Here are a few indicators of fishing success that you should notice before you ever take a cast.
Indicators of fishing success come in many forms and it usually starts with your own attitude. We've all had moments on the way to the lake, river, or stream when we really felt like it wasn't going to be the best outing, but were surprised by the success we had upon arriving.
This is to say that some indicator may have been missed, and if we hadn't gone through with it, we might have missed out on a good day fishing. It's not that we should push ourselves to fish under difficult conditions, just that we have ways of deciding before we go that might tell the tale.
Fishing and hunting both have ways of giving us reasons to have a good attitude about it before we ever leave, and even ways of making the most of it under more difficult circumstances, like bass fishing during a cold front. Chances are that as long as the conditions aren't dangerous, we're giving it a go, we all just want to know that it's worth it.
Generally speaking, one hour before and one hour after high tides, and one hour before and one hour after low tides can be great times to be out in the surf casting.
During the Rise and Set of the Moon
Fishing the moon phases has always been a good indicator of success. A full or new moon tend to be the best times, but it's still subjective.
Sunrise and Sunset
Sure, this one seems altogether obvious, but it bears repeating since we've all had success at these times. That means it's a time you shouldn't miss out on if possible.
Is there any question about what wind direction can do to your fishing success? Western winds and many times those from a southerly direction have always had more success than those from the east or the north. Remember that old saying: "winds from the west, fish bite the best, winds from the east, fish bite the least."
Barometer On the Rise
We should all know how to fish a cold front by now, but when the barometer is heading towards a steady period around 30, then it's time to go fishing. The best anglers in the world are always watching barometric pressure and they know how to adjust accordingly.
During a Hatch
When the fish's food is on the move then we should be as well: towards our favorite fishing spot. Keep an eye on the surface during these times. Fish surfacing to pluck insects off the surface are a dead giveaway on where to cast next. Fish that are actively feeding tend to show themselves in various ways, even under the water.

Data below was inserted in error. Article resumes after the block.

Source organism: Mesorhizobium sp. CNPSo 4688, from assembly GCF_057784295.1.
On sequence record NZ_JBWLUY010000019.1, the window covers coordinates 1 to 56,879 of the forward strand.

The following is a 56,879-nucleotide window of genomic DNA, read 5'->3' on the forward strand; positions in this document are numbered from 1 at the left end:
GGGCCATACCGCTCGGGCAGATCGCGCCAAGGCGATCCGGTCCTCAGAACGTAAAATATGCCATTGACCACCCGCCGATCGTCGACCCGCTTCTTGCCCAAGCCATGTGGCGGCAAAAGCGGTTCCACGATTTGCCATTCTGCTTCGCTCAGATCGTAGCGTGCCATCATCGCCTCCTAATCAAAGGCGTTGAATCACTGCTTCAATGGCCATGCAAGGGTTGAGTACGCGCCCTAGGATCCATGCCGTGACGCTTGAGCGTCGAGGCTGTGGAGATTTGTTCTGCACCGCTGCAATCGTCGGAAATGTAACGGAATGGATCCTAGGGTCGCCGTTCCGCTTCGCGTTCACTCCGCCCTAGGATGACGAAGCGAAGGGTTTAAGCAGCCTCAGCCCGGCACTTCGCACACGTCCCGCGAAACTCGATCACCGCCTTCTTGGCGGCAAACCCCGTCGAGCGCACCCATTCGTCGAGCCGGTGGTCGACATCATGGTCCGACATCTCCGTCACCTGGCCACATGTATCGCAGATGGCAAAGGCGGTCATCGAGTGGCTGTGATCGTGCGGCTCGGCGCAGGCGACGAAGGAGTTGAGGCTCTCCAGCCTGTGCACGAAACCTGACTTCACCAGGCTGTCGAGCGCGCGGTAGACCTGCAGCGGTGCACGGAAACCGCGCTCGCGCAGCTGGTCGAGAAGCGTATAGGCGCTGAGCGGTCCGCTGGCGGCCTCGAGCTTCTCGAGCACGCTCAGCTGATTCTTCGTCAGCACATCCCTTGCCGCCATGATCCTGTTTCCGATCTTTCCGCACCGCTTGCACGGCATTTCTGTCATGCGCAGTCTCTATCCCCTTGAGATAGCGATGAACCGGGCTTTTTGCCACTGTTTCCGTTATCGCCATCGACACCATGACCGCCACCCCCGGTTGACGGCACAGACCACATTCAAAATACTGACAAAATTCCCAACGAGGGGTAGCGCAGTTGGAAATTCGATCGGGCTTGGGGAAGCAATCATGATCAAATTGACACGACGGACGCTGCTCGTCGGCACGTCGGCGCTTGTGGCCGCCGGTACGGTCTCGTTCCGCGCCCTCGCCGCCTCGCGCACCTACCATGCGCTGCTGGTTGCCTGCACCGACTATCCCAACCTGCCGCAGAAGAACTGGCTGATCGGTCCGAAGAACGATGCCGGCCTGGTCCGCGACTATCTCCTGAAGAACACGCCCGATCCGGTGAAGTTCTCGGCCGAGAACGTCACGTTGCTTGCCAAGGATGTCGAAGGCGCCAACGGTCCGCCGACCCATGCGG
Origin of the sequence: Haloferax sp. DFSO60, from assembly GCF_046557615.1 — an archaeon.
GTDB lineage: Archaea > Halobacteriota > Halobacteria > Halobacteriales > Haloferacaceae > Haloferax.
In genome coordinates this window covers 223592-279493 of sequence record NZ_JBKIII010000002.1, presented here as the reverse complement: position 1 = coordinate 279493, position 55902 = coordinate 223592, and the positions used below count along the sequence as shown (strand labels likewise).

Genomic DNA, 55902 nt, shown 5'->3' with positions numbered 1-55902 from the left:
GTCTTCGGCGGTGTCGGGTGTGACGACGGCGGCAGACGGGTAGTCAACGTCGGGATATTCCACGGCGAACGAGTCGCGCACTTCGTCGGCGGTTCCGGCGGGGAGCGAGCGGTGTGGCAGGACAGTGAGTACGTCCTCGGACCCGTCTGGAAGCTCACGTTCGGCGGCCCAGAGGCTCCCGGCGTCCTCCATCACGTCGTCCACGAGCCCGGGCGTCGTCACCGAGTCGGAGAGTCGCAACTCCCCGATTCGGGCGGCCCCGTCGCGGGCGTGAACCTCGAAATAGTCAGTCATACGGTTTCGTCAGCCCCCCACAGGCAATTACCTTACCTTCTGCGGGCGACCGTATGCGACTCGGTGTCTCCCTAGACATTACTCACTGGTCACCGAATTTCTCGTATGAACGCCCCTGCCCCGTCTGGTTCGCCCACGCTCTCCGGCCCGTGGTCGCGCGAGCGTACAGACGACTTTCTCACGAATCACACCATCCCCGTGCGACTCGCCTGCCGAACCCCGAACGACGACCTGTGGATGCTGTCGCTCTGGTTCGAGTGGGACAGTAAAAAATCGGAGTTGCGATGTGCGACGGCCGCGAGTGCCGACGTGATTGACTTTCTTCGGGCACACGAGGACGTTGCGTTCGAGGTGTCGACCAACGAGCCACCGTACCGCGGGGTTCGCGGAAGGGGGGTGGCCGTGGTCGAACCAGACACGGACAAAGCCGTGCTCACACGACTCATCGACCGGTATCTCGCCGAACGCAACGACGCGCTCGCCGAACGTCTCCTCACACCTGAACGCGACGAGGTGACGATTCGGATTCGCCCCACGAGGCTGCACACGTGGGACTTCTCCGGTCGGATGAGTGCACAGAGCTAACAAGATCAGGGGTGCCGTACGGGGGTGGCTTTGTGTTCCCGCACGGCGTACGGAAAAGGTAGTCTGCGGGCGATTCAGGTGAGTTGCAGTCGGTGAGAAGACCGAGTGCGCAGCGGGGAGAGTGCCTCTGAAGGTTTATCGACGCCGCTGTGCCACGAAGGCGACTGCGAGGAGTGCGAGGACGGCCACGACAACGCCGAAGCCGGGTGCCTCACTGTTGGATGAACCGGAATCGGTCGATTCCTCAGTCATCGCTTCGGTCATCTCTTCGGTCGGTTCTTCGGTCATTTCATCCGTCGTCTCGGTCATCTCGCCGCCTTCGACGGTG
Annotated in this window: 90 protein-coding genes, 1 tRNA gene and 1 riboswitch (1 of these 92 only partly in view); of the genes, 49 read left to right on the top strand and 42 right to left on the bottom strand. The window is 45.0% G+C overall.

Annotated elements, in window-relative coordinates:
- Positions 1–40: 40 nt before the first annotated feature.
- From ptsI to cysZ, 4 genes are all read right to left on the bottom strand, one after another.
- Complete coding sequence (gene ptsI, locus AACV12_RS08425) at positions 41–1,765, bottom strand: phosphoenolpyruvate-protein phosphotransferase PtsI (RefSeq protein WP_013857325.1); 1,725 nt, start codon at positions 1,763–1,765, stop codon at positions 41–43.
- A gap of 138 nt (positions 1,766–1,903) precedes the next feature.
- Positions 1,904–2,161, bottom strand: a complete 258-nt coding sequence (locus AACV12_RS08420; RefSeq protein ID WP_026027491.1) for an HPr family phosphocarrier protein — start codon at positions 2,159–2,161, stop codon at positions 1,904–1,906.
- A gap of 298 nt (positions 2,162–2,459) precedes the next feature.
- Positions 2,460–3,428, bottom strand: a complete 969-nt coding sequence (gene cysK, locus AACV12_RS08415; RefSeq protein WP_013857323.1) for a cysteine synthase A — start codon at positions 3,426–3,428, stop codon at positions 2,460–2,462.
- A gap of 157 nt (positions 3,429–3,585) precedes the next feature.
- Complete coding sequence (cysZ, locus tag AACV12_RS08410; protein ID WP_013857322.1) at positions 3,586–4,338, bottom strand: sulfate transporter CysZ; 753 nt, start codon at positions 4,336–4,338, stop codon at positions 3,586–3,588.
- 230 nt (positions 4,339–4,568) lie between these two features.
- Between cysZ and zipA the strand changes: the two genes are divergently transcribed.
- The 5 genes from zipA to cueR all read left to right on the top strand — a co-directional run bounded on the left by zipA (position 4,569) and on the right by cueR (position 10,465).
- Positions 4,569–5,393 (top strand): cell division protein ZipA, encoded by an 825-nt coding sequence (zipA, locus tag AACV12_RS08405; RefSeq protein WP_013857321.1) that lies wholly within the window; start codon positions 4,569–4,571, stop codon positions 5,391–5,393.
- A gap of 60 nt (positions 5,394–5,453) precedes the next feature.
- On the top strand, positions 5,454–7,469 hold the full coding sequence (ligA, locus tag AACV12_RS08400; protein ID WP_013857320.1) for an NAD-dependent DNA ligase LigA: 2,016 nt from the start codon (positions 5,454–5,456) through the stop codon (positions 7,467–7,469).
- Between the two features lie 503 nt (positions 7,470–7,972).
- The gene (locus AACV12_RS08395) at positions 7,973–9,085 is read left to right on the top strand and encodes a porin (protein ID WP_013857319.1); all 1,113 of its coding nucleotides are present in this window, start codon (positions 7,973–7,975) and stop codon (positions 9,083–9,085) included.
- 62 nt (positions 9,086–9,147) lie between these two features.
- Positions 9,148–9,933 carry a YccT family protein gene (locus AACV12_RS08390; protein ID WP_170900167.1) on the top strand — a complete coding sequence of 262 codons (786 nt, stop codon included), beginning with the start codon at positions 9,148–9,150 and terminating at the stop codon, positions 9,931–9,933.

When a high pressure system is in and the wind dies down, we have have to be more stealthy, but that's one of our favorite parts of fishing. Still waters on calm summer mornings can be one of the best times to break out the topwaters.
Obvious Mud Line
On larger waters such as the Great Lakes, having the turbid and muddier water gets closer and closer to the shoreline can mean the best of times for trolling in close. In other instances, it can mean getting on big bass.
This can be about the time of day and it can be about areas where the fish care to reside in a body of water. Areas that are constantly in the shadows have a better chance to hold fish in any conditions. You'll want to keep an out for these on warmer days when the fish are seeking relief from the summer heat.
A light rain is excellent fishing weather, especially in warm weather; if it blurs the surface, making it harder for the fish to see you all the better. The onset of rain can also trigger a fish feeding frenzy that may be short-lived. Take advantage while you can!
Since there's not always a dock, overhanging branches, or other forms of shade, having a good dose of cloud cover can be the difference between a good day on the water and frustration. Just like precipitation, clouds rolling in can change a fish's attitudes on feeding in a hurry.
Change in Water Level
This can be as simple as a creek that was flooded now being back to normal and a reservoir that is in a low-water period. When reservoir water levels drop during the drier months of the year, focus your fishing on creek channels and like structure.
Frequent water fluctuations produce an unending conveyer belt of changes in temperature and forage for the fish that live below a dam. Generally, when the water behind to rise the fish get their feed bags on.
Location, location, location
True of fishing in any season, it behooves the angler to know the spot where they plan to drop bait. Honestly, we may dismiss it at times, but the local and state DNR is usually kept quite up to date on all the recent conditions and fishing (and hunting) activity.
Higher water, particularly in the early season usually brings with it a lot of turbidity and difficult to fish conditions. While knowing how to fish an area is certainly vital, it's equally important to know where to fish in any given body of water.
In most instances, the stealthy angler will catch more fish than the one who is just excited to get a few casts in. This is true before the first cast is ever taken since fish - even fish on larger bodies of water - have an instinct that alerts them to our presence before we even know that they are gone.
Always consider things like water temperature and oxygen levels in any body of water that you plan to fish to give yourself a great head start before you ever reach your favorite fishing spot.
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